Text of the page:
Classic Reformed Theology Volume One: William Ames, Sketch of the Christian's Catechism

The editorial board is pleased to announce the forthcoming publication the first volume of a new series of primary texts in Reformed theology, Classic Reformed Theology. Volume 1 is a translation of William Ames, A Sketch of the Christian’s Catechism. This volume . . . Continue reading →

Online: "The New Perspective on Calvin"

This is a thoughtful and thought-provoking piece of research by the Rev Tom Wenger (MA, Historical Theology), a graduate of Westminster Seminary California on the way Calvin is being presented in some contemporary Calvin scholarship. This piece grew out of his 2003 . . . Continue reading →

Resources on Reformed Scholasticism

Protestant Scholasticism: Essays in Reassessment

From the middle of the 19th century until the late 1970s the dominant story about Protestant scholasticism generally and Reformed scholasticism in particular was that it marked a departure from the warmly biblical spirit of the Reformation, that it marked a turn . . . Continue reading →

Always Reformed: Essays in Honor of W. Robert Godfrey

UPDATE 6 October 2010 Listen to the audio from yesterday’s presentation of the volume to Bob. Hywel Jones spoke as did Bob. § ORIGINAL POST 5 OCT 2010 It’s been a special day at Westminster Seminary in California. Joel Kim and I . . . Continue reading →

Was There a Mainstream of Reformed Orthodoxy?

It’s being argued (on discussion lists and in private emails) that there was never any mainstream of Reformed theology in the 16th and 17th centuries. The proof? Some cat or other emails to say, “here’s an sentence from this important 17th century . . . Continue reading →

Muller: Utterly Unwarranted To Conclude Against Ordo Salutis

It is utterly unwarranted, moreover, to conclude from the pedagogical arrangement of the Institutes that Calvin “deliberately subverts any chronological” or other ordering of salvation “by not only putting sanctification first, followed by justification, but by placing predestination last” on the ground . . . Continue reading →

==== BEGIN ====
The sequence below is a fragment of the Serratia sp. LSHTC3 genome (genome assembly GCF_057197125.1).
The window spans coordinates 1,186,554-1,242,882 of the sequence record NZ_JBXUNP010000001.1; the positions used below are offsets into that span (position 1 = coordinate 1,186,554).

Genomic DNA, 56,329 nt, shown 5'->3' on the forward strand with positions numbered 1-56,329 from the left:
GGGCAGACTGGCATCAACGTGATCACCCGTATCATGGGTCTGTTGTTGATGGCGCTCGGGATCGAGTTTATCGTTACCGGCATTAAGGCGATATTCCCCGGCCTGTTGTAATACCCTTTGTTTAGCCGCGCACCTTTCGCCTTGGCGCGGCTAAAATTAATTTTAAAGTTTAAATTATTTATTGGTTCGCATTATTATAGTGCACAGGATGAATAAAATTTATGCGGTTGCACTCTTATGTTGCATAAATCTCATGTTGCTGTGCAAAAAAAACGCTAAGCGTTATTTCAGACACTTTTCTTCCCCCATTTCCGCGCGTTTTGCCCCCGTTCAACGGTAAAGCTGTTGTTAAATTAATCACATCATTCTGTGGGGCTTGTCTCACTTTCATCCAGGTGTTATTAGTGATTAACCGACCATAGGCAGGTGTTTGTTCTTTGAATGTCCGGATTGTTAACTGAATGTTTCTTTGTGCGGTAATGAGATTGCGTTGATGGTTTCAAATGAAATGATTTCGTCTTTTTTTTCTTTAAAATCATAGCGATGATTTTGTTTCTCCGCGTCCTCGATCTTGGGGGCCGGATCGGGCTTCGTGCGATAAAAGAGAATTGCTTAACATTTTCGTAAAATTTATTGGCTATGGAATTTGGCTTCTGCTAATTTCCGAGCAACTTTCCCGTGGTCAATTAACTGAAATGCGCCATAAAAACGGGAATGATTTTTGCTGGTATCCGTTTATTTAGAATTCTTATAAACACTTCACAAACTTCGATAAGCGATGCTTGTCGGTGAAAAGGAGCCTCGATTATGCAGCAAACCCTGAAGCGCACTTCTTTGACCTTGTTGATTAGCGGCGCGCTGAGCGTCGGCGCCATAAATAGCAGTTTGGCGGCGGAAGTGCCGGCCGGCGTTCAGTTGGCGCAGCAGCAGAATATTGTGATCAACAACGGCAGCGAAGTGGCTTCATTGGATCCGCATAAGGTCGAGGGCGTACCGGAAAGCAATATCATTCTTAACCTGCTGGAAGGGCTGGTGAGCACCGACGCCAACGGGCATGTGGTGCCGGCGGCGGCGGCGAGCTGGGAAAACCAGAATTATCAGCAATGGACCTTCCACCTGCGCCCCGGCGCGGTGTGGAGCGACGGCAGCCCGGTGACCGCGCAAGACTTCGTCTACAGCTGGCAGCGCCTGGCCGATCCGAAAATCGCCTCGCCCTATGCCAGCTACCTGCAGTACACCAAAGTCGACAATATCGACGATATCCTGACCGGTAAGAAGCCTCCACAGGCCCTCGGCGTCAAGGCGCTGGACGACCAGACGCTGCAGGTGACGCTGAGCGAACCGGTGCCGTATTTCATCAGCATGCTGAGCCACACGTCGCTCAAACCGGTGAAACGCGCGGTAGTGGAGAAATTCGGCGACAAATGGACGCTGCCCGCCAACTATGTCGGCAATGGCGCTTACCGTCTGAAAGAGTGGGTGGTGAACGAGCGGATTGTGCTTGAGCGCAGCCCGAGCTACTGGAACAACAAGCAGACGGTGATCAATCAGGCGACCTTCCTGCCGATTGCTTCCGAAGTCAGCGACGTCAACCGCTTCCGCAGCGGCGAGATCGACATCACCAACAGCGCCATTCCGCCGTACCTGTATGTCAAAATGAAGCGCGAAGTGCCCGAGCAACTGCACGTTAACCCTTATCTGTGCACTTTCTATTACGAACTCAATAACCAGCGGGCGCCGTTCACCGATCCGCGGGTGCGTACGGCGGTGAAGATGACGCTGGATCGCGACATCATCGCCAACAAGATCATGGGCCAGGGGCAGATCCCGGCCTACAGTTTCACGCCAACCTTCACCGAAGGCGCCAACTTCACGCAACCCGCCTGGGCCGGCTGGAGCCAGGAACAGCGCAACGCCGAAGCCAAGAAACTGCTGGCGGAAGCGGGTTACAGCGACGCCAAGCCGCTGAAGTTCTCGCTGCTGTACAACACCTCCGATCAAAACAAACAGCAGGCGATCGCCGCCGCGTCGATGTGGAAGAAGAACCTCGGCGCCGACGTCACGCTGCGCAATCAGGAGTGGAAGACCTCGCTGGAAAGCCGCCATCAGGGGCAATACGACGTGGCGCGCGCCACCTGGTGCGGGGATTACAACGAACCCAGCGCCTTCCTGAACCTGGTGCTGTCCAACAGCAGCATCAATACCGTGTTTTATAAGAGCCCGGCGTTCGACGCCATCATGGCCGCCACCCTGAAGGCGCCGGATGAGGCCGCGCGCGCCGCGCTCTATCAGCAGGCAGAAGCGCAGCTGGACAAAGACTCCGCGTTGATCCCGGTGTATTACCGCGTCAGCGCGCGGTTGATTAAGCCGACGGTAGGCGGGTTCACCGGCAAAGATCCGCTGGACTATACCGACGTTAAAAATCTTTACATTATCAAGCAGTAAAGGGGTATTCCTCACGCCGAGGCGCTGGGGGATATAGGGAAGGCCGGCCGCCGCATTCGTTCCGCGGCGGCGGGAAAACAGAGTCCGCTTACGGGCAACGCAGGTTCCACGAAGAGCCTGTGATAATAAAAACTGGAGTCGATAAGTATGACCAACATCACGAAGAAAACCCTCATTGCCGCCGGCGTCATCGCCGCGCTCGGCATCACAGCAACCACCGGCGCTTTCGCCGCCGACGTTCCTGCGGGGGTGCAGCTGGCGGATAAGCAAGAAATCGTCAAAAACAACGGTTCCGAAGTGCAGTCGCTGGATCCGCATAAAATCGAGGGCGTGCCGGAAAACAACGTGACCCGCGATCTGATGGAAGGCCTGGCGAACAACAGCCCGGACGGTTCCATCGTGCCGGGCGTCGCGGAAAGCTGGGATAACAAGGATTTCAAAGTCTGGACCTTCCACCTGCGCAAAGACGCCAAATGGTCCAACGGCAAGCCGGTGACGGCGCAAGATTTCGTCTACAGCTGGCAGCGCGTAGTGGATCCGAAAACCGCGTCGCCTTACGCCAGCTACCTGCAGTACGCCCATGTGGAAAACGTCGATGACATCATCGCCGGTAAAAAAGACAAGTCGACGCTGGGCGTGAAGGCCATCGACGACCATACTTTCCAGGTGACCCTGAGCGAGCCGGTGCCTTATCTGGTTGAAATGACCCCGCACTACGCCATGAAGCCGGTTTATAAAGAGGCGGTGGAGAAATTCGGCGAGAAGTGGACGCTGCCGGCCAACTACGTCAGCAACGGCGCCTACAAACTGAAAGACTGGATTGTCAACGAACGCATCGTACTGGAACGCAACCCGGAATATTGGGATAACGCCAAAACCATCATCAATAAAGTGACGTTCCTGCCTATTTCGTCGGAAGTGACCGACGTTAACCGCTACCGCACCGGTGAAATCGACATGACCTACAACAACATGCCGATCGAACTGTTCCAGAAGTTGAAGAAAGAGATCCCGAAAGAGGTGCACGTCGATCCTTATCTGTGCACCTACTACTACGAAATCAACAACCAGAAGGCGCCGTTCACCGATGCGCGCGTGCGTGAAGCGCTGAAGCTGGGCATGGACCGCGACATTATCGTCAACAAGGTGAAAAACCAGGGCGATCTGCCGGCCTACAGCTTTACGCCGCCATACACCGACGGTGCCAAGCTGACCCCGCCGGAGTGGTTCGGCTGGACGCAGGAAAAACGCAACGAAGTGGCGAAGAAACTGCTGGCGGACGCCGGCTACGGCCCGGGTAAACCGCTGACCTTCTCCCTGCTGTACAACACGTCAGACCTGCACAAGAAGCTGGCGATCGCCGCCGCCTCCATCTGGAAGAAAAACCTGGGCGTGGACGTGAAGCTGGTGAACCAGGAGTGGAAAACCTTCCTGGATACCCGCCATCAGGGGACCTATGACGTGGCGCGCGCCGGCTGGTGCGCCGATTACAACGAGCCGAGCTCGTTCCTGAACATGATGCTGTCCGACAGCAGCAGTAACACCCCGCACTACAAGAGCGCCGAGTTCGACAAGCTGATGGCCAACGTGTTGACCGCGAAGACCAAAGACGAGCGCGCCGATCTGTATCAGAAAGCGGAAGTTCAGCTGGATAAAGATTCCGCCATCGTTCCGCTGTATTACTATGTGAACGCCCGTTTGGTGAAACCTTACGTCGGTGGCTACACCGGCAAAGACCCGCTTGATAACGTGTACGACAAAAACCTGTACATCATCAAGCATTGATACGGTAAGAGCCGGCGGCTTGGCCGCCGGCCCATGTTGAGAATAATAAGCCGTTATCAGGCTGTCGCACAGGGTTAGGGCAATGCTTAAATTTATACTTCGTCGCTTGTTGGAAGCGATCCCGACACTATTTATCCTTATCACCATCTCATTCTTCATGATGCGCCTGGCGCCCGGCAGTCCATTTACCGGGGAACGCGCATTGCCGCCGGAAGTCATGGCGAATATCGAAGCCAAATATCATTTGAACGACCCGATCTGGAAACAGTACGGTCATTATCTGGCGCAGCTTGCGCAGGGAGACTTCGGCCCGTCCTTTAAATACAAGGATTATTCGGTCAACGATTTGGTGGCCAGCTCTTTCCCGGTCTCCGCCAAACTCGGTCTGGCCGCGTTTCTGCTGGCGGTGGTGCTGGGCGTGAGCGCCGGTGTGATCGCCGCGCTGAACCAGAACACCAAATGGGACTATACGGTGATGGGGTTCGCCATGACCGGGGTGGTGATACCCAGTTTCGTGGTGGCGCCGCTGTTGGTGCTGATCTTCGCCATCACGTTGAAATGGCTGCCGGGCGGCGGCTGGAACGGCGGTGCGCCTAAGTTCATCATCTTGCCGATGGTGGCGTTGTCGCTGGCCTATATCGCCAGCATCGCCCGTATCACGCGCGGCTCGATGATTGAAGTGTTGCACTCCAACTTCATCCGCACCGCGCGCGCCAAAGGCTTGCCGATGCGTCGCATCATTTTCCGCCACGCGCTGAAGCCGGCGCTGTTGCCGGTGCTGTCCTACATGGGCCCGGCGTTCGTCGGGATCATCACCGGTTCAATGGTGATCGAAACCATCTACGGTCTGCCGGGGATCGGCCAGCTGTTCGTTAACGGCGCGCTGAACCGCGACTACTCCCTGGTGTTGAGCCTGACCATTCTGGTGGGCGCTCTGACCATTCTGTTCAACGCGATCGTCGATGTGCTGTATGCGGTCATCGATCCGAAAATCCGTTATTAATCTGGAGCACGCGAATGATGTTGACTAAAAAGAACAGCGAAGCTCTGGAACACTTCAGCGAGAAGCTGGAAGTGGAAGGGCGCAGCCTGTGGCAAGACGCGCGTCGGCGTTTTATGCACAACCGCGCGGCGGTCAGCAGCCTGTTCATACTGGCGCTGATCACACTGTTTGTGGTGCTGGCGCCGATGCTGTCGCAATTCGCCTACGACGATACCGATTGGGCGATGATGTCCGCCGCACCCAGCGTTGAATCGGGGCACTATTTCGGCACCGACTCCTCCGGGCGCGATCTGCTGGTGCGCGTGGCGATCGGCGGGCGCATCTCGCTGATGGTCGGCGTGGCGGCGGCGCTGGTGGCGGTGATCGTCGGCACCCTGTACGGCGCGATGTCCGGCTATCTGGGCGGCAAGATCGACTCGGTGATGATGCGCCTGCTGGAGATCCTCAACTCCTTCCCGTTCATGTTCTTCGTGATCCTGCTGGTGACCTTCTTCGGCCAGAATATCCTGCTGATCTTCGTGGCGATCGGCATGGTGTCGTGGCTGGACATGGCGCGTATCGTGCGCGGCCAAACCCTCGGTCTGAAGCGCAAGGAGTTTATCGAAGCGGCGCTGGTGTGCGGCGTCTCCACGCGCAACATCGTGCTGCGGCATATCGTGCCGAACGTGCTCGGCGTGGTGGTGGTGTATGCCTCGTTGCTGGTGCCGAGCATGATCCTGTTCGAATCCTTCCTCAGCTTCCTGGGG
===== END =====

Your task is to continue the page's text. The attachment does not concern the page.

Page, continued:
New Article: Law And Gospel In Early Reformed Orthodoxy

Richard Muller recently celebrated his 65th birthday to mark that occasion and as part the 20th anniversary of the PhD program at Calvin Seminary, he was presented with a Festschrift (celebration book) in his honor. Jordan Ballor has the details on Opuscula . . . Continue reading →

Why Did Arminianism “Win”?

Sometime back Howard wrote to ask, “How and when did Arminianism become the predominate view?” That’s a good question. First, we should distinguish between Jacob Arminius (James Hermanzoon) and the Arminians (or the Remonstrants). Relative to the conclusions Arminian/Remonstrant theology later reached, Arminius . . . Continue reading →

Boom! Canons Of Dort Day

This year marks the 395th anniversary of the publication of the Canons of the Synod of Dort. They were published on May 9, 1619. Canons are synodical rulings on a series of doctrinal issues and the synod published these decisions in response to . . . Continue reading →

Reformed Orthodoxy On Holiness Of The Spirit

The Spirit, further, is called “Holy” because, on the one hand, of “his unsullied purity and glorious majesty”—not, however, as if he were holier than the Father and the Son, for all are holy and “the divine holiness, being infinite, does not . . . Continue reading →

Muller: What I Haven’t Learned From Karl Barth

By Richard A. Muller Reformed Journal 37 (1987): 16–18. During the past year numerous celebrations were held, testimonials given, and articles written—all for the sake of celebrating the 100th anniversary of the birth of Karl Barth and recognizing his contribution to theology . . . Continue reading →